Saturday, June 25, 2005

Then Trent Lott wonders why other Repubs dislike him.

Politics: Sen. Tom Coburn of Oklahoma is at least trying to stop "pet projects" from being made by various Senators to their home states. Trent Lott laughs at this.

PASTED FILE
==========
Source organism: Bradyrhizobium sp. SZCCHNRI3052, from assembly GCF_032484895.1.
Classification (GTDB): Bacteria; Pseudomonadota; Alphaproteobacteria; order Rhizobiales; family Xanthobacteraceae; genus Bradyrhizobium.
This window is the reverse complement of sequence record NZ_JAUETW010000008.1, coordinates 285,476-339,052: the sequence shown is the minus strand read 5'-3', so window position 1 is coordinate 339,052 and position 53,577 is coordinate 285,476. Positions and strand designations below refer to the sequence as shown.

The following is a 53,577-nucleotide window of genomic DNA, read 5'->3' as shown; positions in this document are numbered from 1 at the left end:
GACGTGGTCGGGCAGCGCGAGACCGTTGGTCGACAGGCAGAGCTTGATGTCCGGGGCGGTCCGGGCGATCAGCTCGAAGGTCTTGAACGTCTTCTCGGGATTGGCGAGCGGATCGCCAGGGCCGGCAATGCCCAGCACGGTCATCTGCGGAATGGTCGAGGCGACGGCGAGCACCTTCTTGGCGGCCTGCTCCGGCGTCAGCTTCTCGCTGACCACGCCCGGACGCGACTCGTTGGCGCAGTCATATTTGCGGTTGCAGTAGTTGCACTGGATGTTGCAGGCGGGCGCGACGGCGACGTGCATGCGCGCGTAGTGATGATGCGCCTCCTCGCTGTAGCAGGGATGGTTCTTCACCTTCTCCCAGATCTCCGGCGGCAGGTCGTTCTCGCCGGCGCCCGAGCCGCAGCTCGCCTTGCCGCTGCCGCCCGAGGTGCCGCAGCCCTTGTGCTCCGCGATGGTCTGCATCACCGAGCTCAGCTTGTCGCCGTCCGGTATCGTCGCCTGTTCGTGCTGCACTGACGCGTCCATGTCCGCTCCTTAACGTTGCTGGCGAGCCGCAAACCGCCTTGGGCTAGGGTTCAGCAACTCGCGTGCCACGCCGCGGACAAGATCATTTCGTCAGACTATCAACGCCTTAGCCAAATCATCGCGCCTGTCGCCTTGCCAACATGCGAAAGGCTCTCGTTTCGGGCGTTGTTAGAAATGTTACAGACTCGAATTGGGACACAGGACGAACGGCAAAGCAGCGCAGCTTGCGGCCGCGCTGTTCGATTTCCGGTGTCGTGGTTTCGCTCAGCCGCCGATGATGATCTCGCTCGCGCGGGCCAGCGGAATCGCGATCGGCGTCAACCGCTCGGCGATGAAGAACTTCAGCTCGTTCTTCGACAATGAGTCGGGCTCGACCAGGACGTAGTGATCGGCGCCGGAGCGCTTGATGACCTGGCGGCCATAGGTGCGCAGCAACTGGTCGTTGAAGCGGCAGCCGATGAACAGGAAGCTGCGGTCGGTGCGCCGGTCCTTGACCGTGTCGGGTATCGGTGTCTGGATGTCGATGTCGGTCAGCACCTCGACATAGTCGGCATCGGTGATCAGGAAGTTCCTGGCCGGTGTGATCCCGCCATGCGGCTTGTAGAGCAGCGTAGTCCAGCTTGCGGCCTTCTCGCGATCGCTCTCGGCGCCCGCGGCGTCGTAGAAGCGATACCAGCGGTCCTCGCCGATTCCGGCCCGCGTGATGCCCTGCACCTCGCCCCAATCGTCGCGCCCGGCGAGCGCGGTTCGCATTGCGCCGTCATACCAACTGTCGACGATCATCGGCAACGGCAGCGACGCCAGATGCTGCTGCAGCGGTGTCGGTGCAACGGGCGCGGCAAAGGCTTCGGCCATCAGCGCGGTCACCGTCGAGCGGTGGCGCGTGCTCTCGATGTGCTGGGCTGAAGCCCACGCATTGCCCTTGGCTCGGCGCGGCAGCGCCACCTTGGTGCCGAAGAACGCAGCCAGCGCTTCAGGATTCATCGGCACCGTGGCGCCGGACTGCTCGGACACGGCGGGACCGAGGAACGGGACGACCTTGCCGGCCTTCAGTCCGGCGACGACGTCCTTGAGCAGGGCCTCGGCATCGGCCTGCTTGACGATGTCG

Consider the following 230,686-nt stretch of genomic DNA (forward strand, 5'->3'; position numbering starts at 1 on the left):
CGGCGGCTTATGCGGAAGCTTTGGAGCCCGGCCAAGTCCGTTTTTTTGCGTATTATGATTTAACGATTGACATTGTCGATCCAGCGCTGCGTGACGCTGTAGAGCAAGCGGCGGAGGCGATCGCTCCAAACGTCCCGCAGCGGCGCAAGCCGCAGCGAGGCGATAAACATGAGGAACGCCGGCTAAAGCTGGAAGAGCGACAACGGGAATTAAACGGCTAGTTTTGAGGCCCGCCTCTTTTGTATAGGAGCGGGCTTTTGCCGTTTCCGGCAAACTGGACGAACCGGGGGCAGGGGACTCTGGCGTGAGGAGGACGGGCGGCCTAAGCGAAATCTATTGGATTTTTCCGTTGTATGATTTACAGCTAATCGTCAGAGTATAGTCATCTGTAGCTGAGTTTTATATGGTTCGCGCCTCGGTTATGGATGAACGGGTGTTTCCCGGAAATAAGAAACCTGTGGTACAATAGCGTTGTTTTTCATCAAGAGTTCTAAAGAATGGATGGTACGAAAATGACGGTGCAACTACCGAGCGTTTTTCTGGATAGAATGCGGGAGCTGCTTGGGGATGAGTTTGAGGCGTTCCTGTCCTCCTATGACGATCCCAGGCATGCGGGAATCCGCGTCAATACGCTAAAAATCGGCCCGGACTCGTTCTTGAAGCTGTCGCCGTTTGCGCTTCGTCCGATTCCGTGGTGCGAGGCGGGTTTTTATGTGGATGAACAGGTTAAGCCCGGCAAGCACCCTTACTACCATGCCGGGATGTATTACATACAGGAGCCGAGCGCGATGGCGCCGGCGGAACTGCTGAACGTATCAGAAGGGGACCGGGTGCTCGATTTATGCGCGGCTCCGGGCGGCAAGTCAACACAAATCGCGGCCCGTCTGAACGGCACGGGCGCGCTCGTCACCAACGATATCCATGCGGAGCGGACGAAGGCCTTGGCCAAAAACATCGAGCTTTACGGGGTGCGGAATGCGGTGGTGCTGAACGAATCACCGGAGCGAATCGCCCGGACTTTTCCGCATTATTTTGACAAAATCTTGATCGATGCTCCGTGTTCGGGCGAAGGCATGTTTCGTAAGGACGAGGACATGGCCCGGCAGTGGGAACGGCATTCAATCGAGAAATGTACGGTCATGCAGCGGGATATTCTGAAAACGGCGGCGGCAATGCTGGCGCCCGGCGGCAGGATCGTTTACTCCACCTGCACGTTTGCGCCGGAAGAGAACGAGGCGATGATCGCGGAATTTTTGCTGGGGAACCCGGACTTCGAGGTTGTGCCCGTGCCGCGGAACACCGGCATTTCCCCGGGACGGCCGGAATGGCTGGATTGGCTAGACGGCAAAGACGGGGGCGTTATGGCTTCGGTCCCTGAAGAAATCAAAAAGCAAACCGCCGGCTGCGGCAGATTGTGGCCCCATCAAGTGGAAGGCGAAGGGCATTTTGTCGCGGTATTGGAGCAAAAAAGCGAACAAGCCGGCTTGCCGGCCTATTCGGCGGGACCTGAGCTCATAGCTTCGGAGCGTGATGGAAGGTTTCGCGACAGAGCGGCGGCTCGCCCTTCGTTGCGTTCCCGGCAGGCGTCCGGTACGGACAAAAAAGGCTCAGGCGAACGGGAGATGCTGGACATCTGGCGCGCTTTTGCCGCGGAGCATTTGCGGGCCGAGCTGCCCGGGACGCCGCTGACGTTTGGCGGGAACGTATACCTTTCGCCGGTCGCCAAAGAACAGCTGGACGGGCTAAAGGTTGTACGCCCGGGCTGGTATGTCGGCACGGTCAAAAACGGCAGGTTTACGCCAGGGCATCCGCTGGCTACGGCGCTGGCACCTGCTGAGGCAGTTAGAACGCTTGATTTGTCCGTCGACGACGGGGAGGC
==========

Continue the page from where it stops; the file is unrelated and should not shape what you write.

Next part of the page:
"Senators, take heed: Sen. Tom Coburn (R-Okla.) may have a "hold" on your bill. The freshman is using his power as a Senator to put a hold - or secret filibuster threat - on any bill he believes would create a new spending program, whether it is included in an appropriations bill or an authorizing bill. That means that many a Senator's home-state pet project could be held up indefinitely by a man known for sticking to his guns, even to the point of making enemies. "I don't think we ought to be passing new legislation, spending new money when we can't pay for what we're doing today, and we're not willing to cut what we're doing today," said Coburn in a recent interview. Asked whether he targeted bills going through just the committees he sits on - Judiciary, Indian Affairs, and Homeland Security and Governmental Affairs - or whether he has any specific criteria for measures he finds objectionable, Coburn said every bill has a potential bull's-eye on it. "I look at everything," he said. Indeed, Coburn spokesman John Hart said his boss is known for personally reading and marking up conference reports and bills, and his staff "is cross-trained to think oversight and examine bills." In addition, Coburn's previous reputation in the House as a relentless budget hawk has caused many outside organizations "to come out of the woodwork" to tip off Coburn's office to potentially objectionable bills and existing programs. ....Today, Coburn is hosting a panel on AIDS funding in the United States. While Coburn, a doctor by trade, supports AIDS funding for communities around the nation, he is concerned that some states and localities are getting more money than they can use, while others are not getting enough, Hart said. Lott said he wasn't aware of Coburn's plan to hold up myriad bills, but said Coburn is "genuinely and legitimately concerned about the size of the deficit." Still, during his more than 30 years in Congress, Lott said he has learned something about how to keep the likes of Coburn from stopping his pet projects from becoming law. "The way I do it is, I fold them into bills where you can't find it," Lott said. "I've been around here long enough to know how to bury it."

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